By Stefanie Jackson – Northampton County Director of Finance John Chandler presented the proposed county budget for fiscal year 2020 to supervisors Tuesday evening, totaling more than $48.5 million, an increase of more than $2.25 million.
The county will get the extra money needed to cover its increased spending without a tax rate hike this year.
But Supervisor Robert Duer noted that the county will spend more money this year because “we shook it out of the piggy bank.”
About $1.4 million from Northampton’s capital reserve fund, one of the county’s three “savings accounts,” as Chandler called them, will pay for capital improvement projects in FY 2020.
Upcoming capital improvements include replacing heating and air conditioning units at the sheriff’s office and department of social services, as well as sealing both the roof of the courthouse and the parking lot at the county complex in Eastville.
The other two “savings accounts” are Northampton schools’ capital reserve fund, for school capital projects, and the undesignated fund balance that can be used for any expense.
Supervisor Oliver Bennett asked if there are plans to put money “back in the piggy bank.” He did not receive a definitive answer at the May 28 meeting.
Northampton will collect about $390,000 more in real estate and personal property taxes this year. Real estate and personal property taxes combined account for more than 60% of the county’s revenues. Real estate taxes account for 50% of all revenues.
But to collect those taxes, Northampton must buy new computer software for the offices of the treasurer and the commissioner of the revenue at an estimated cost of $250,000. The old software is no longer supported since the company that sold it went out of business.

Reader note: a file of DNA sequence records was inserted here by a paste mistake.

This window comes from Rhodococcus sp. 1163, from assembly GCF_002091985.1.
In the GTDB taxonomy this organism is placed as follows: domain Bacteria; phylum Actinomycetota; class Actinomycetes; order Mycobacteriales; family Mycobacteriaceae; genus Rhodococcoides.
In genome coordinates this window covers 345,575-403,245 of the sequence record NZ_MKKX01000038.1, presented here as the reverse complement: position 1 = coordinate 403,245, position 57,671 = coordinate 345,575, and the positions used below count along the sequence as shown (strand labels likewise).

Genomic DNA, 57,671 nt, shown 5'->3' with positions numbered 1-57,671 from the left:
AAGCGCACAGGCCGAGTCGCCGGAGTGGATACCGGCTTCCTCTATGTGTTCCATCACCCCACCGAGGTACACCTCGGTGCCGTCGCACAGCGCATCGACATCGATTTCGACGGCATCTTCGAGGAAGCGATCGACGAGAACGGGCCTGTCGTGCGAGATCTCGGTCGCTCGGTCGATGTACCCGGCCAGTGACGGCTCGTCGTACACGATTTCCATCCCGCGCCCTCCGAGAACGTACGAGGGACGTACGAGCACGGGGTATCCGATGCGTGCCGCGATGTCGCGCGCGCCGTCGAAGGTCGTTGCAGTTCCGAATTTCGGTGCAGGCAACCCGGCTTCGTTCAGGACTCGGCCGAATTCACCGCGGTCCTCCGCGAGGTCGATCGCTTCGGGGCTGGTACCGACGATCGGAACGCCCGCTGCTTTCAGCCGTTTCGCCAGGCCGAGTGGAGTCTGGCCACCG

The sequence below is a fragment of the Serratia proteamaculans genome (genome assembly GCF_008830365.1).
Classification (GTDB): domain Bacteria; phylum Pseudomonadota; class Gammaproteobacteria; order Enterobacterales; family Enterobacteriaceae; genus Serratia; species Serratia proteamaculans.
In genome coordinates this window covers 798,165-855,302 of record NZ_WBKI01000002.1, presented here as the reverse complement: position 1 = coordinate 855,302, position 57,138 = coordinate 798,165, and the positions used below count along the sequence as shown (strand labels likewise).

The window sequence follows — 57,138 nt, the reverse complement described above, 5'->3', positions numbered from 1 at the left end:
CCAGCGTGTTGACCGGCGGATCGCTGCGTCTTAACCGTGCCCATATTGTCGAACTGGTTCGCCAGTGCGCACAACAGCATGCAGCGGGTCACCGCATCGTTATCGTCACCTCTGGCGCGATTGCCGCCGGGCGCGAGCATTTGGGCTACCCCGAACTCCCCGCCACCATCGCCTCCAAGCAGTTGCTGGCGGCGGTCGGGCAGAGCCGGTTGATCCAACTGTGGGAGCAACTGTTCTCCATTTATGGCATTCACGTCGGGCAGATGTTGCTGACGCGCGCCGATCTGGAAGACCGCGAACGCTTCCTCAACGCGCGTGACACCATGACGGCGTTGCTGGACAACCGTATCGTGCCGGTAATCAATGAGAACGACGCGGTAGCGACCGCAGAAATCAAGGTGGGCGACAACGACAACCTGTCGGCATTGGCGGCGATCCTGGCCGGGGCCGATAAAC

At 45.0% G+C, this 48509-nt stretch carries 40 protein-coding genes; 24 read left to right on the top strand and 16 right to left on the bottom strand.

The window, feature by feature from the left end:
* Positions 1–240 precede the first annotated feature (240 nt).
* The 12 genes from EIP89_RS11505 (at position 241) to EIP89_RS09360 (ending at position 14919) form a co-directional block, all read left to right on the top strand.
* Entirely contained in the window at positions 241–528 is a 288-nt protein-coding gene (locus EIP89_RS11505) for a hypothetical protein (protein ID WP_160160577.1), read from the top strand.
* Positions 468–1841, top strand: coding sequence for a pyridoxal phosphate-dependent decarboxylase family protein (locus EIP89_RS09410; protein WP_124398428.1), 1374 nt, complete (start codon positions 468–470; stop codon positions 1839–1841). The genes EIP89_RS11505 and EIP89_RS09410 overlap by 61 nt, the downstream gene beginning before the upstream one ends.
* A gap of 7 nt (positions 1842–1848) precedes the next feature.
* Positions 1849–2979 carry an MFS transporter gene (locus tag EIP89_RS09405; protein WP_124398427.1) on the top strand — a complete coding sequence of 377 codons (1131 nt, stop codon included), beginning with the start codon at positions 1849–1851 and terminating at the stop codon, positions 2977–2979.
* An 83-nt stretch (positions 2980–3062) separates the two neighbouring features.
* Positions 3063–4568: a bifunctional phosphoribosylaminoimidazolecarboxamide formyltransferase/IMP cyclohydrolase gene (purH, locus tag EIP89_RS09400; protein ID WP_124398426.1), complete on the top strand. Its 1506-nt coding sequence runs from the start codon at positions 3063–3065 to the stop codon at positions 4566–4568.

Additional revenue will be collected by increasing the tipping fee at the landfill from $72 to $75 per ton. That change, along with an expected increase in the amount of solid waste processed, will net the county about $143,000 more.
But some revenue sources are hitting a downward trend, such as the category of fines and forfeitures, with a $95,000 decrease.
Duer asked why that budget line was reduced from $760,000 to $665,000 for FY 2020. The town of Eastville alone collected $662,000 in fines this year, he said.
The sheriff’s “number-one person retired,” Chandler said.
But Duer did not accept that excuse for the failure of the sheriff’s department to reach its goal of collecting $760,000 in fines in FY 2019.
“There’s got to be consequences to budget misses. If I don’t go to work and don’t make my check, my car payment doesn’t get paid, it’s a consequence.
“It’s never a consequence to any department down here not making their budget,” Duer said.
The Eastern Shore Regional Jail will get nearly $500,000 more this year, including about $300,000 for new security cameras for the jail and courthouse.
A smaller funding increase that drew hefty criticism from Supervisor John Coker was approximately $27,000 more for the Northampton County Health Department.
By state law, the health department is no longer allowed to design sewer or septic systems, and residents must hire contractors to do the work at far greater costs.
“They’re reducing the amount of work they do, and then they turn around and charge us $27,000 more. That’s just outrageous,” Coker said.
The health department already gets more than $400,000 every year, Spencer Murray, chairman of the board of supervisors said.
There was good news for Northampton employees who participate in the county’s health and wellness program. They will receive $50 per pay period instead of the $25 they were getting for their participation. There are 24 pay periods per year, and more than 50% of employees participate.
Supervisors will vote on the budget at their next regular meeting June 11.